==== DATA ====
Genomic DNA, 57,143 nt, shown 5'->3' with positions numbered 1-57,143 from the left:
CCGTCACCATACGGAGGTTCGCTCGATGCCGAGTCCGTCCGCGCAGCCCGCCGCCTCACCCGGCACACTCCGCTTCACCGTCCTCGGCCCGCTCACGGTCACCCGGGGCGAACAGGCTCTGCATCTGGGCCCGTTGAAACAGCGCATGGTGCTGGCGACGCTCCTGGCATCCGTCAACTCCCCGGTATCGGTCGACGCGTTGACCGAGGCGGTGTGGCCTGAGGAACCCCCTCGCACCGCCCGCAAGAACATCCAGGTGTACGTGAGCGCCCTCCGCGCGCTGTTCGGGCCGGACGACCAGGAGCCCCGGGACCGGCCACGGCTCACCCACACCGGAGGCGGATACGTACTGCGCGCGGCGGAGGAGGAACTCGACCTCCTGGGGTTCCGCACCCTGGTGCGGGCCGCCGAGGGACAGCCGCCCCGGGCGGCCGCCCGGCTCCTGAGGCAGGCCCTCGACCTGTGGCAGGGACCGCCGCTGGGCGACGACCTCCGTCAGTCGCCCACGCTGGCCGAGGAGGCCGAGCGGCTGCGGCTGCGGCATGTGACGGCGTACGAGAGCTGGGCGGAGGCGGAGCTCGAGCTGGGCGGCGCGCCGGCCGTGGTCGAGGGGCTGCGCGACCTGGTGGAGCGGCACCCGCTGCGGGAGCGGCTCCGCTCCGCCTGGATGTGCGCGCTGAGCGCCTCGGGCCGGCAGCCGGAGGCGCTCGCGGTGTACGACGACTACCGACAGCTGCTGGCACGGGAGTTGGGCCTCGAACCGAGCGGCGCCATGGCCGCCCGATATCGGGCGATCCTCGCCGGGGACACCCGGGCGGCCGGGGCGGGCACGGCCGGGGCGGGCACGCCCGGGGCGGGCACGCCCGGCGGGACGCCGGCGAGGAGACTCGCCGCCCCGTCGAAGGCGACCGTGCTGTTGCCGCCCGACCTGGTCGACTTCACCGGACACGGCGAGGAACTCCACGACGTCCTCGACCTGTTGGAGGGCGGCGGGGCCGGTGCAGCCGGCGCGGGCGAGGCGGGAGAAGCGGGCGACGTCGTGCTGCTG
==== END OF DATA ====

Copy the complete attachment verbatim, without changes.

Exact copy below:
Genomic DNA, 57,143 nt, shown 5'->3' with positions numbered 1-57,143 from the left:
CCGTCACCATACGGAGGTTCGCTCGATGCCGAGTCCGTCCGCGCAGCCCGCCGCCTCACCCGGCACACTCCGCTTCACCGTCCTCGGCCCGCTCACGGTCACCCGGGGCGAACAGGCTCTGCATCTGGGCCCGTTGAAACAGCGCATGGTGCTGGCGACGCTCCTGGCATCCGTCAACTCCCCGGTATCGGTCGACGCGTTGACCGAGGCGGTGTGGCCTGAGGAACCCCCTCGCACCGCCCGCAAGAACATCCAGGTGTACGTGAGCGCCCTCCGCGCGCTGTTCGGGCCGGACGACCAGGAGCCCCGGGACCGGCCACGGCTCACCCACACCGGAGGCGGATACGTACTGCGCGCGGCGGAGGAGGAACTCGACCTCCTGGGGTTCCGCACCCTGGTGCGGGCCGCCGAGGGACAGCCGCCCCGGGCGGCCGCCCGGCTCCTGAGGCAGGCCCTCGACCTGTGGCAGGGACCGCCGCTGGGCGACGACCTCCGTCAGTCGCCCACGCTGGCCGAGGAGGCCGAGCGGCTGCGGCTGCGGCATGTGACGGCGTACGAGAGCTGGGCGGAGGCGGAGCTCGAGCTGGGCGGCGCGCCGGCCGTGGTCGAGGGGCTGCGCGACCTGGTGGAGCGGCACCCGCTGCGGGAGCGGCTCCGCTCCGCCTGGATGTGCGCGCTGAGCGCCTCGGGCCGGCAGCCGGAGGCGCTCGCGGTGTACGACGACTACCGACAGCTGCTGGCACGGGAGTTGGGCCTCGAACCGAGCGGCGCCATGGCCGCCCGATATCGGGCGATCCTCGCCGGGGACACCCGGGCGGCCGGGGCGGGCACGGCCGGGGCGGGCACGCCCGGGGCGGGCACGCCCGGCGGGACGCCGGCGAGGAGACTCGCCGCCCCGTCGAAGGCGACCGTGCTGTTGCCGCCCGACCTGGTCGACTTCACCGGACACGGCGAGGAACTCCACGACGTCCTCGACCTGTTGGAGGGCGGCGGGGCCGGTGCAGCCGGCGCGGGCGAGGCGGGAGAAGCGGGCGACGTCGTGCTGCTG